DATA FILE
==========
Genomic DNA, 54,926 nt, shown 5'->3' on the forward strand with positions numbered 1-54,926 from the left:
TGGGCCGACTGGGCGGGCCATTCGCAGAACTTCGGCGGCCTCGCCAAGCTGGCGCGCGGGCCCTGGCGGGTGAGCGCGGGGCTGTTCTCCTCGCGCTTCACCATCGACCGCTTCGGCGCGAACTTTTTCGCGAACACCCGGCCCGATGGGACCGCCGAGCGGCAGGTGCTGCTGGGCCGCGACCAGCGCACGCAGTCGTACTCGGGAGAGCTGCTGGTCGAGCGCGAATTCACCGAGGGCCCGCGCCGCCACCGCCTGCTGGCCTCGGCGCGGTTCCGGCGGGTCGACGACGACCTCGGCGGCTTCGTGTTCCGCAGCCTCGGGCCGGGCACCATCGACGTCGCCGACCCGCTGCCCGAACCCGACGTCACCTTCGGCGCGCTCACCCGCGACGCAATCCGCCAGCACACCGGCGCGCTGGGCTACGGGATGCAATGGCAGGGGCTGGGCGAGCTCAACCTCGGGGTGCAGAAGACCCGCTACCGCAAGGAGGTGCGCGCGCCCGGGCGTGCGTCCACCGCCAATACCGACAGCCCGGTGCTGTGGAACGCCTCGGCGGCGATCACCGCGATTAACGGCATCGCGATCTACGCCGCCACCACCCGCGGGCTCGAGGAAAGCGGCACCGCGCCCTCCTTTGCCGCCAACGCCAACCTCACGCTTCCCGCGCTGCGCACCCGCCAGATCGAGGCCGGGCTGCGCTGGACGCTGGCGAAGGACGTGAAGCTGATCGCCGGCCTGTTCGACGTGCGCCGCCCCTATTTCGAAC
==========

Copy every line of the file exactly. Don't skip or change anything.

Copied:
Genomic DNA, 54,926 nt, shown 5'->3' on the forward strand with positions numbered 1-54,926 from the left:
TGGGCCGACTGGGCGGGCCATTCGCAGAACTTCGGCGGCCTCGCCAAGCTGGCGCGCGGGCCCTGGCGGGTGAGCGCGGGGCTGTTCTCCTCGCGCTTCACCATCGACCGCTTCGGCGCGAACTTTTTCGCGAACACCCGGCCCGATGGGACCGCCGAGCGGCAGGTGCTGCTGGGCCGCGACCAGCGCACGCAGTCGTACTCGGGAGAGCTGCTGGTCGAGCGCGAATTCACCGAGGGCCCGCGCCGCCACCGCCTGCTGGCCTCGGCGCGGTTCCGGCGGGTCGACGACGACCTCGGCGGCTTCGTGTTCCGCAGCCTCGGGCCGGGCACCATCGACGTCGCCGACCCGCTGCCCGAACCCGACGTCACCTTCGGCGCGCTCACCCGCGACGCAATCCGCCAGCACACCGGCGCGCTGGGCTACGGGATGCAATGGCAGGGGCTGGGCGAGCTCAACCTCGGGGTGCAGAAGACCCGCTACCGCAAGGAGGTGCGCGCGCCCGGGCGTGCGTCCACCGCCAATACCGACAGCCCGGTGCTGTGGAACGCCTCGGCGGCGATCACCGCGATTAACGGCATCGCGATCTACGCCGCCACCACCCGCGGGCTCGAGGAAAGCGGCACCGCGCCCTCCTTTGCCGCCAACGCCAACCTCACGCTTCCCGCGCTGCGCACCCGCCAGATCGAGGCCGGGCTGCGCTGGACGCTGGCGAAGGACGTGAAGCTGATCGCCGGCCTGTTCGACGTGCGCCGCCCCTATTTCGAAC